This uncertainty does not seem to bother Paul. Once he finds lodgings in Rome he begins to meet with individuals in order to explain his presence in Rome and, likely as not, to explain his “side of the story.” He is still the apostle to the Gentiles and his imprisonment will permit him to reach the household of Caesar.
If Luke has carefully designed his two-volume history, we should probably pause to wonder why he includes such lengthy description of the journey to Rome. This must be more than an exciting story (did he think readers were getting bored?), nor was Luke trying to fill out a scroll (as if he was a student trying to make it to 10 pages for a paper). There are literary and theological reasons for Luke’s inclusion of Paul’s shipwreck.
First, Luke is traveling with Paul. On the one hand, this accounts for the details. But often ancient historians narrate a story up to the time in which they are living and then include themselves in the story in order to build credibility. Josephus summarized all of Jewish history up to the time of the Jewish revolt and included himself in the story as a leader in Galilee. Thucydidies wrote a history of the Peloponesian War and included his own participation at various points. This shipwreck functions to give Luke credibility – he witnessed the events himself and was a participant in the history he tells. A Greco-Roman reader would expect this sort of thing if the book of Acts was to be seen as credible.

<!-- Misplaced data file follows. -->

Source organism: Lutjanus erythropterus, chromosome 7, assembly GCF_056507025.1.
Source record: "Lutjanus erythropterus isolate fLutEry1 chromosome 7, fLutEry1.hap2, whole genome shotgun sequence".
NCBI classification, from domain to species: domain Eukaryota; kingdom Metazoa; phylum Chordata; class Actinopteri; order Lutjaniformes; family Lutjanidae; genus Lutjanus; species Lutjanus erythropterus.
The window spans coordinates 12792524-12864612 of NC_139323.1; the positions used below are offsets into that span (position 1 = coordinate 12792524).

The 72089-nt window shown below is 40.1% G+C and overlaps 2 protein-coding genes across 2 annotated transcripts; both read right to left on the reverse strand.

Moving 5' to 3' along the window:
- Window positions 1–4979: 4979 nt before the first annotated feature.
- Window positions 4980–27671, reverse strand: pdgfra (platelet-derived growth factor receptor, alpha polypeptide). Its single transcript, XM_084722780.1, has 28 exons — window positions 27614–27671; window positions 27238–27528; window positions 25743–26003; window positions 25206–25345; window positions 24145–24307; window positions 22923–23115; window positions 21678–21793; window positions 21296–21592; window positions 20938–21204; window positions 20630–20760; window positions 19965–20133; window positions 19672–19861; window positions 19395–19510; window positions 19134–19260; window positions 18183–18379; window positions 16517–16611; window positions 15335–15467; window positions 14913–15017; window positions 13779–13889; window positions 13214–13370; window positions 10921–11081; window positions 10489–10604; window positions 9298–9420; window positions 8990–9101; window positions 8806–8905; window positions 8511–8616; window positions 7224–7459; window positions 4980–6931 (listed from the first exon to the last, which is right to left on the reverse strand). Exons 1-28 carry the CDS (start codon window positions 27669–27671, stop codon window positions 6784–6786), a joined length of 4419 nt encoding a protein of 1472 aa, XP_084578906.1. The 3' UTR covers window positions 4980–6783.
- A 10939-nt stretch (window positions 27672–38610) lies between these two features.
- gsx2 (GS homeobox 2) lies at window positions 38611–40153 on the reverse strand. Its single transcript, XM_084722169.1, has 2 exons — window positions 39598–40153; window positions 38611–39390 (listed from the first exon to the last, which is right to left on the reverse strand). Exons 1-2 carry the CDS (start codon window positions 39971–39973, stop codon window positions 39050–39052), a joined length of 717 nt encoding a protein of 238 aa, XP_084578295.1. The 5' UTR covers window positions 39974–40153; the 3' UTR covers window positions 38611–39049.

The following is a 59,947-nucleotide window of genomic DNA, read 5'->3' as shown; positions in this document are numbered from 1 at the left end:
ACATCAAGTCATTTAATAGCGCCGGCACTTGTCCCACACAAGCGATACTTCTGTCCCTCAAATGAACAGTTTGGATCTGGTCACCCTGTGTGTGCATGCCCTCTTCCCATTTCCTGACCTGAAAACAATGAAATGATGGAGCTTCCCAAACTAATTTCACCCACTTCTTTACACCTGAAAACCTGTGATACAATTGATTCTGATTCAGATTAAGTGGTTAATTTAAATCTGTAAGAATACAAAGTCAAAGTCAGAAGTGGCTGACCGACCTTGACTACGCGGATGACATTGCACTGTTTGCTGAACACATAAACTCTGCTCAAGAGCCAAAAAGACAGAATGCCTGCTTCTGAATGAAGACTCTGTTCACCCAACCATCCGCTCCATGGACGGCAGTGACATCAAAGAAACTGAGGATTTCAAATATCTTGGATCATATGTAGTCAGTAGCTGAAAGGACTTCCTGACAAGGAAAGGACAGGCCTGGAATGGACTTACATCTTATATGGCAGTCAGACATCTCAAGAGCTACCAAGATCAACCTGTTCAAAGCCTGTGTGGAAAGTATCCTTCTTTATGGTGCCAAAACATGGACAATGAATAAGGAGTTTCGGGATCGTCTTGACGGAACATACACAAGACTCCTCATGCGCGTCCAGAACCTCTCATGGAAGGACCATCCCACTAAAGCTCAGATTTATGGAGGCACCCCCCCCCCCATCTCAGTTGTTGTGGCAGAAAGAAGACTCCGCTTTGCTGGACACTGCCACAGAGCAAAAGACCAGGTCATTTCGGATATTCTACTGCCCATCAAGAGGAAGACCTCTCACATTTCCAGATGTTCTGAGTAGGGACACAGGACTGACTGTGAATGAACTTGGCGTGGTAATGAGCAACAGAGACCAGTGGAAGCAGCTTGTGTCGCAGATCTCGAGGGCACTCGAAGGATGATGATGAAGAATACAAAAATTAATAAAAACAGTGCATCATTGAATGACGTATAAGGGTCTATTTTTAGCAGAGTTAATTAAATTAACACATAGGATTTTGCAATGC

Second, there is more going on here than Luke’s interest in travel. If someone (say, Theophilus) has been reading through Luke and Acts, he would notice some similarities between Paul and Jesus. Both are arrested by the Jews and handed over to the Romans, both are tried by a secular authority (Pilate and Herod; Felix/Festus and Agrippa) and both are the victims of a miscarriage of justice motivated by the religious establishment in Jerusalem. Will Paul suffer the same fate as Jesus? Will he be executed by the Romans as a political undesirable, or will he receive justice from Rome?
Third, we need to remember Luke’s theme for the whole book: “beginning in Jerusalem, then Judea and Samaria, then to the ends of the earth.” Luke knows that Paul will go to Rome to testify before the Emperor, but the reader may think that Paul will be killed along the way. As James Dunn has observed, Luke is trying to show that “come what may, God will fulfill his purpose by having Paul preach the good news in the very heart of the empire.”